This is a thought-provoking essay. Excerpts with a bit of commentary:
Belloc’s thesis is that Islam began as a Christian heresy which retained the Jewish side of the faith, the Oneness and Omnipotence of God, but denied all the Christian aspects -- the Incarnation, the divinity of Christ, who, as a result, became just a prophet. The denial of the church, the priesthood, and the sacraments followed. Islam succeeded because, in its own terms, it was a simple religion. It was easy to understand and follow its few doctrinal and devotional points.
Question: Given that Islam is much closer to Judaism than is Christianity, what explains the murderous ferocity of the Muslim hatred for Jews? One part of the explanation must be in terms of envy. Muslims feel profoundly diminished in their sense of worth by Jewish success and well-being. The Jews have made outstanding contributions to culture out of all proportion to their sparse numbers, whereas the hordes of Muslims have languished for the last four hundred years in backwardness and negativity. What else but envy could motivate the wild cries for the extermination of Jews and the destruction of Israel? Ahmadinejad, you will have noticed, is not a Palestinian, but an Iranian. When non-Palestinian Muslims call for the elimination of Israel, and prepare for decades of suicidal jihad, their 'beef' cannot be a relatively minor land dispute between Israelis and Palestinian Arabs.
Unlike Stanley Jaki, Belloc did not think that there was something in Islamic theology that militated against Islam’s ever becoming a major industrial or military-technological power by itself. (133). The fact that it never accomplished this transformation was for Belloc merely an accident, whereas for Jaki it was rooted in the relation of an absolute notion of divine will to its consequent denial of stable secondary causes. Jaki sees much of the rage in modern Islam to be due to its failure or inability to modernize itself by its own powers.6 Most of the weapons and equipment found in Muslim states are still foreign made, usually inferior, and paid for with oil money.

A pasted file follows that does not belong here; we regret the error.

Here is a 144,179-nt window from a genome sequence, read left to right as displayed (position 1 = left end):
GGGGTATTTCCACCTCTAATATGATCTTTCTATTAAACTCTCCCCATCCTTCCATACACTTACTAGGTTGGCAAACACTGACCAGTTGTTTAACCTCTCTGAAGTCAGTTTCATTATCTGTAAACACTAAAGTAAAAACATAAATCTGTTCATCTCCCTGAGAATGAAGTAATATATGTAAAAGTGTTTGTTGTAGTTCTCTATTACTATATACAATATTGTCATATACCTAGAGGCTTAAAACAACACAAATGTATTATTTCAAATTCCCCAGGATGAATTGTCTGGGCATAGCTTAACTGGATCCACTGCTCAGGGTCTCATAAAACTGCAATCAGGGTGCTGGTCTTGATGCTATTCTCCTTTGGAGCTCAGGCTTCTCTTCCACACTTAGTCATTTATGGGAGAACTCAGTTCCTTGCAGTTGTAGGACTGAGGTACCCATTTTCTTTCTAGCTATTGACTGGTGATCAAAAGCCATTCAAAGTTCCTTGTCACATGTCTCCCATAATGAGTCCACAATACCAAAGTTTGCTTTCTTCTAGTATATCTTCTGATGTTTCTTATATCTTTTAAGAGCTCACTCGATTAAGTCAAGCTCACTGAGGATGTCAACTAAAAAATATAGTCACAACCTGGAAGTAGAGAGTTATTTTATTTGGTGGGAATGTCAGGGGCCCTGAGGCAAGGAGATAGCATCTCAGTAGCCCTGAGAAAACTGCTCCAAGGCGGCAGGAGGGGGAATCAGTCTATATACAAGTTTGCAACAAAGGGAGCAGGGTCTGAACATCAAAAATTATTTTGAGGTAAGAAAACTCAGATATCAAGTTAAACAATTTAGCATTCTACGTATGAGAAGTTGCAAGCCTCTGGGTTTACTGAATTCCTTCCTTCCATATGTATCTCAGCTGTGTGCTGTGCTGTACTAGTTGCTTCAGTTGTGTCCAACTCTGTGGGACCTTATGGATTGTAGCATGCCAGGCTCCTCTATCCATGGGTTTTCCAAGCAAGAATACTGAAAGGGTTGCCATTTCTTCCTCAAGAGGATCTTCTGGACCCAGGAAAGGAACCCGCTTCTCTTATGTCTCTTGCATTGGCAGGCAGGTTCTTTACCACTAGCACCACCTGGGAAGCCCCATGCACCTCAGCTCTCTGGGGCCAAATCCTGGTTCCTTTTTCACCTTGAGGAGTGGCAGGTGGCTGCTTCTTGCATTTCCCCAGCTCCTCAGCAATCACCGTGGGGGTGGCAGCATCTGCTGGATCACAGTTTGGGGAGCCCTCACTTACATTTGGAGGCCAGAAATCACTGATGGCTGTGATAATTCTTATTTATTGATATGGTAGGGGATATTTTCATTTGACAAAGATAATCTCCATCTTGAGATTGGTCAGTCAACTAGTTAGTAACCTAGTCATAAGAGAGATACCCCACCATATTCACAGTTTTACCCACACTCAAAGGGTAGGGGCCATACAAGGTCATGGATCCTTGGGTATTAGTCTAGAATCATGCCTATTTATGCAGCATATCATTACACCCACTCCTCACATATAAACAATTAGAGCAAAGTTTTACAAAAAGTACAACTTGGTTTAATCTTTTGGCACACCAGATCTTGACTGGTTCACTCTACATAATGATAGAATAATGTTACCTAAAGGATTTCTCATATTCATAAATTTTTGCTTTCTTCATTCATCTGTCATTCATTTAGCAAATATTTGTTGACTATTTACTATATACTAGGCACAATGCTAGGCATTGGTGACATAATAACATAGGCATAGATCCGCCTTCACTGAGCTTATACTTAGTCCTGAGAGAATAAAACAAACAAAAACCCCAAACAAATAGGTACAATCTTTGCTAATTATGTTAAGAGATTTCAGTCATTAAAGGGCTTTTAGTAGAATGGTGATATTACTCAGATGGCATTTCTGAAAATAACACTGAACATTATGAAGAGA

Islam apparently takes an occasionalist view of divine omnipotence. God is all-powerful not just in the sense that he has the power to do all, but in the sense that he exercises all the power that gets exercised. Thus secondary causes -- so-called to distinguish them from the causa prima -- are not causes at all, strictly speaking, but mere occasions for the exercise of divine causality, the only causality there is. If so, then everything is up to God, and nothing is up to secondary 'causes' including ourselves. When I lived in Turkey, I was struck by the prevalence of the belief in kismet, or fate. It is reflected in driving habits. Turks are arguably the worst drivers in the world. It is as if they don't believe that what happens on the road is largely up to them: kismet rules. When your number's up, it's up, and it doesn't matter what you do.
The very existence of Christianity is a blasphemy in Muslim terms if we insist on the truth of the Incarnation, that God became man.
In the eyes of Islam, Christianity is a form of idolatry: a mere man is identified with God. Schall quotes Belloc:
Mohammedanism was a heresy: that is the essential point to grasp before going any further. It began as a heresy, not as a new religion. It was not a pagan contrast with the Church: it was not an alien enemy. It was a perversion of Christian doctrine. Its vitality and endurance soon gave it the appearance of a new religion, but those who were contemporary with its rise saw it for what it was -- not a denial, but an adaptation and misuse, of the Christian thing (76-77). Though it is not often attended to, saying Mass itself is forbidden in Saudi Arabia, even in private, and, even when permitted in other lands, it is restricted and constantly hemmed in by various formal and informal practices. Freedom of religion is not a concept that rises naturally in Muslim theory but it is a Western idea, even largely a modern Western idea. In Islam, the very practice of freedom of religion is thought to be a species of not giving submission to Allah, even where some non-Muslim churches are permitted. Belloc thought that the Mohammedan temper was not tolerant. It was, on the contrary, fanatical and bloodthirsty. It felt no respect for, nor even curiosity about, those from whom it differed. It was absurdly vain of itself, regarding with contempt the high Christian culture about it. It still so regards it even today (90). The practical compromise in this situation was to allow the Christians to remain but within very confined areas and occupations. They had to pay a tribute. Many were gradually absorbed into Islam (91).